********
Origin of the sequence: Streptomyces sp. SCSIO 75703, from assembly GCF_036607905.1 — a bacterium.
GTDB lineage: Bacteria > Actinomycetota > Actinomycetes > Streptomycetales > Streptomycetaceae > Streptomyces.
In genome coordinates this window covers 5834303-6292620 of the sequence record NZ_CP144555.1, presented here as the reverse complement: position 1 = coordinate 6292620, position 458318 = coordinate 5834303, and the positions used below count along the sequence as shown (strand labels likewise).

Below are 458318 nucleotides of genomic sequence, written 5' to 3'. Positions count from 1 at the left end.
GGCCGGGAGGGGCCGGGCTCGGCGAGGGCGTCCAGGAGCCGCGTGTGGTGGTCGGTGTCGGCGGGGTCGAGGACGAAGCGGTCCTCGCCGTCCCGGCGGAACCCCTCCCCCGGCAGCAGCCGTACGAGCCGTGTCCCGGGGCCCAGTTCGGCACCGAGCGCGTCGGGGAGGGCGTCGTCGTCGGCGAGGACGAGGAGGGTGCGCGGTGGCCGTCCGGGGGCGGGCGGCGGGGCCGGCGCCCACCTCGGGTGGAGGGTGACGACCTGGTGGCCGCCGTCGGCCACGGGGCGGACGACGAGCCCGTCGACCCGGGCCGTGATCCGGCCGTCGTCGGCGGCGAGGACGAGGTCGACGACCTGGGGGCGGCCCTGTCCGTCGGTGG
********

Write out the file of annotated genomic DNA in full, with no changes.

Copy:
Origin of the sequence: Streptomyces sp. SCSIO 75703, from assembly GCF_036607905.1 — a bacterium.
GTDB lineage: Bacteria > Actinomycetota > Actinomycetes > Streptomycetales > Streptomycetaceae > Streptomyces.
In genome coordinates this window covers 5834303-6292620 of the sequence record NZ_CP144555.1, presented here as the reverse complement: position 1 = coordinate 6292620, position 458318 = coordinate 5834303, and the positions used below count along the sequence as shown (strand labels likewise).

Below are 458318 nucleotides of genomic sequence, written 5' to 3'. Positions count from 1 at the left end.
GGCCGGGAGGGGCCGGGCTCGGCGAGGGCGTCCAGGAGCCGCGTGTGGTGGTCGGTGTCGGCGGGGTCGAGGACGAAGCGGTCCTCGCCGTCCCGGCGGAACCCCTCCCCCGGCAGCAGCCGTACGAGCCGTGTCCCGGGGCCCAGTTCGGCACCGAGCGCGTCGGGGAGGGCGTCGTCGTCGGCGAGGACGAGGAGGGTGCGCGGTGGCCGTCCGGGGGCGGGCGGCGGGGCCGGCGCCCACCTCGGGTGGAGGGTGACGACCTGGTGGCCGCCGTCGGCCACGGGGCGGACGACGAGCCCGTCGACCCGGGCCGTGATCCGGCCGTCGTCGGCGGCGAGGACGAGGTCGACGACCTGGGGGCGGCCCTGTCCGTCGGTGG